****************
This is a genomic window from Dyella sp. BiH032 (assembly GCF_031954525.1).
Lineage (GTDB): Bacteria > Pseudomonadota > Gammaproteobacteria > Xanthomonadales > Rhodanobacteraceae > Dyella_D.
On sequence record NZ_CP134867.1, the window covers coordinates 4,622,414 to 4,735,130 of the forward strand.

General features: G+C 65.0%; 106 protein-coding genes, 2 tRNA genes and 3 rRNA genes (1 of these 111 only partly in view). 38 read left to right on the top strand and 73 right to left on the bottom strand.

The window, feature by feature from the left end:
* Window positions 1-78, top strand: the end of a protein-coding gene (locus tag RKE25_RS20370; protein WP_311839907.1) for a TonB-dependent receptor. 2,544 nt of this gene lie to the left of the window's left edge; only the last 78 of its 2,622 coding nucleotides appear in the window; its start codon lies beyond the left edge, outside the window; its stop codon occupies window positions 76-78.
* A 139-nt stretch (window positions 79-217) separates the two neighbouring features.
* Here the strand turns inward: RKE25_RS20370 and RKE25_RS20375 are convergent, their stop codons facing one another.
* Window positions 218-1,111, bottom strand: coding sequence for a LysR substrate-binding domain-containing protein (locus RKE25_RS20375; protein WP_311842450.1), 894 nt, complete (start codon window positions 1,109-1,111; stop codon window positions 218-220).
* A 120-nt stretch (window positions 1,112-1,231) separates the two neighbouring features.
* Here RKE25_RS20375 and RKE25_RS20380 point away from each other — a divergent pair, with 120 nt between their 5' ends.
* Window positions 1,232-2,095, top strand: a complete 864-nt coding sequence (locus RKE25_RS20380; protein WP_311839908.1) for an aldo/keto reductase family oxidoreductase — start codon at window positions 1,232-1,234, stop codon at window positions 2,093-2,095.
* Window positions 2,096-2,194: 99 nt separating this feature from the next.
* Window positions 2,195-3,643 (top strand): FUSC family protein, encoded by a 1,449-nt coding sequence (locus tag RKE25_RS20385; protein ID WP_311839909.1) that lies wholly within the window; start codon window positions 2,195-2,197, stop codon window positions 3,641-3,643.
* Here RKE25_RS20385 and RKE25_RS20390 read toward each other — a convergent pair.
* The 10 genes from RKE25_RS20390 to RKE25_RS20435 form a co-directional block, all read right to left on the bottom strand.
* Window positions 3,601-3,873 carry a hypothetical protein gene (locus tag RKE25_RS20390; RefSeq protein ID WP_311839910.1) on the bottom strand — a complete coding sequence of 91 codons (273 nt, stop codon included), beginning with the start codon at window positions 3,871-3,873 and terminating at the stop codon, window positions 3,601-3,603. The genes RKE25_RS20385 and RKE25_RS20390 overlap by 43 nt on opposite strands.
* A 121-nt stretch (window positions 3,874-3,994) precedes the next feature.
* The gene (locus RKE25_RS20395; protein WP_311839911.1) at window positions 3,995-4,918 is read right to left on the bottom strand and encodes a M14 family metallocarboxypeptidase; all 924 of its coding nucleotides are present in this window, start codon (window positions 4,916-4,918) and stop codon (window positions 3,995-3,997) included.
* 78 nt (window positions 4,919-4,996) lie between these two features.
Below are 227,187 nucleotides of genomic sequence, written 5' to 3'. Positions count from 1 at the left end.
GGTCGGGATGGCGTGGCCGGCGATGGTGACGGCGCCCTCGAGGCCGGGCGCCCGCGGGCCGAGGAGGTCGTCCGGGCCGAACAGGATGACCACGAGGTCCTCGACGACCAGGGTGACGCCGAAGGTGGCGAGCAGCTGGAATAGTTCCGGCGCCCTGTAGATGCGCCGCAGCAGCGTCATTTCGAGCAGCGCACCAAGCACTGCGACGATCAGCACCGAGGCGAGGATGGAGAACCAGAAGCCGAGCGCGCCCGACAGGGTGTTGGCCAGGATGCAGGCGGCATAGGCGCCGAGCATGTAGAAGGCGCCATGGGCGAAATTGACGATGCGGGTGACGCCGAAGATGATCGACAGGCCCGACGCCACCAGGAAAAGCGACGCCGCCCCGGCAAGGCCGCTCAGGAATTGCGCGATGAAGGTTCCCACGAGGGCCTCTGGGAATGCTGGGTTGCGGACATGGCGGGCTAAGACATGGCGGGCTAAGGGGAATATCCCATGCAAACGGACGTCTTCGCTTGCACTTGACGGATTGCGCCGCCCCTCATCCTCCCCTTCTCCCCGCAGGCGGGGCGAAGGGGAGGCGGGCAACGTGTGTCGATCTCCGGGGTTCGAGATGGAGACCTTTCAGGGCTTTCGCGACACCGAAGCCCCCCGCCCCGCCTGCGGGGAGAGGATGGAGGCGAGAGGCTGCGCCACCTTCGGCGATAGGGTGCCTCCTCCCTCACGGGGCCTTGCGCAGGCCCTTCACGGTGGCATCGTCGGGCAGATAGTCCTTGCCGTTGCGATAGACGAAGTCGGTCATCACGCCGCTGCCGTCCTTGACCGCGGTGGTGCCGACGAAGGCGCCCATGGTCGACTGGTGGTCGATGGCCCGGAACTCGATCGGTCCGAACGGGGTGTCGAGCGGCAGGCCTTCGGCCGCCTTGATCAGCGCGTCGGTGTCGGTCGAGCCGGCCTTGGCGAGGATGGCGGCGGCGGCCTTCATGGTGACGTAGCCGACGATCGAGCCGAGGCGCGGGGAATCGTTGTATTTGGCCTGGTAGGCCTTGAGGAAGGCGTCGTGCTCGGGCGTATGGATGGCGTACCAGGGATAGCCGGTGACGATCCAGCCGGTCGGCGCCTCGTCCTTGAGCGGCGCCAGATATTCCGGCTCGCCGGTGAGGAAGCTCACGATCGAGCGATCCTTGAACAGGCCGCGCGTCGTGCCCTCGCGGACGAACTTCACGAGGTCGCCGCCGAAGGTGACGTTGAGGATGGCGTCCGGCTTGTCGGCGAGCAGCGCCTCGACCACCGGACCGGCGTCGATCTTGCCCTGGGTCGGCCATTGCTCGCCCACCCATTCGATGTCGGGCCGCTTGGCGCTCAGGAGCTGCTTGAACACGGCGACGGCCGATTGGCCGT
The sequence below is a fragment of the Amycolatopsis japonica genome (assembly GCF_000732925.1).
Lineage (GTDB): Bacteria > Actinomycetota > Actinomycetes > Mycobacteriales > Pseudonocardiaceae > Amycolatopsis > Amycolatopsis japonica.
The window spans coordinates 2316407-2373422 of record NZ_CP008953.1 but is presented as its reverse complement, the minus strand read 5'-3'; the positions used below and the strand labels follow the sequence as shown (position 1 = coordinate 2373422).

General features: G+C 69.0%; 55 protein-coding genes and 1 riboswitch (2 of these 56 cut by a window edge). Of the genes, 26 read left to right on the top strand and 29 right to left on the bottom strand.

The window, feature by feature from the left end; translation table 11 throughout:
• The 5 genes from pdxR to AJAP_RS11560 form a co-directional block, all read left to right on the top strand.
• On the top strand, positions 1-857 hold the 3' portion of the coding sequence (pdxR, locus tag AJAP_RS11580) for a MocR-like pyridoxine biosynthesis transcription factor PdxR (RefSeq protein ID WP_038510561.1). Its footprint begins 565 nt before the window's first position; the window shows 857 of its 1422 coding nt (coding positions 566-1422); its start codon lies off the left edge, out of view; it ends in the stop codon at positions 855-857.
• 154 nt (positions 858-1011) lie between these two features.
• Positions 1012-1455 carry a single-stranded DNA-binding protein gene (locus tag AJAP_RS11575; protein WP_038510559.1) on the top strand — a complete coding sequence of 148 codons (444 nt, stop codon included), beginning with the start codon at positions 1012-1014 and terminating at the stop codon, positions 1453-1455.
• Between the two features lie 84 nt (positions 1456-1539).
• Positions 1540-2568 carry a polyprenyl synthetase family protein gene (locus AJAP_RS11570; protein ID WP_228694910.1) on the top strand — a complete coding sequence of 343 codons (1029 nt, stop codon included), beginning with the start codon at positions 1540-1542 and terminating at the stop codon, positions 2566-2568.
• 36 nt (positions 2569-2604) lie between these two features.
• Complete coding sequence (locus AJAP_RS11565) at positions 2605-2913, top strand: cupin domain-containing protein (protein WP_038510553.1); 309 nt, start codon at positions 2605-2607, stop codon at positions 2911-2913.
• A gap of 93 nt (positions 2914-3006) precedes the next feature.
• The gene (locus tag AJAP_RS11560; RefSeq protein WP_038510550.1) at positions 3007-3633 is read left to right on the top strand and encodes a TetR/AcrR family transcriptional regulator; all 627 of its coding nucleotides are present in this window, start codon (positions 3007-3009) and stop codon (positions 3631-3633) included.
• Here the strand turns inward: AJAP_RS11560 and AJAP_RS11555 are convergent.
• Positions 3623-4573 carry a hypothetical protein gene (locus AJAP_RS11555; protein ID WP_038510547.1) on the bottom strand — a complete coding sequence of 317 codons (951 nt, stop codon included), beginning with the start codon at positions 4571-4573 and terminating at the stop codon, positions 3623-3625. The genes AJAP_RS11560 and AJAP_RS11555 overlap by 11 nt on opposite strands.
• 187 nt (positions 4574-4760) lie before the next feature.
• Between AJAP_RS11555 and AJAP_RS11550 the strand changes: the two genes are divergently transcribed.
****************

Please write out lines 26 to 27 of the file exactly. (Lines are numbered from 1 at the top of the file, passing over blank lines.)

General features: G+C 69.0%; 55 protein-coding genes and 1 riboswitch (2 of these 56 cut by a window edge). Of the genes, 26 read left to right on the top strand and 29 right to left on the bottom strand.

The window, feature by feature from the left end; translation table 11 throughout: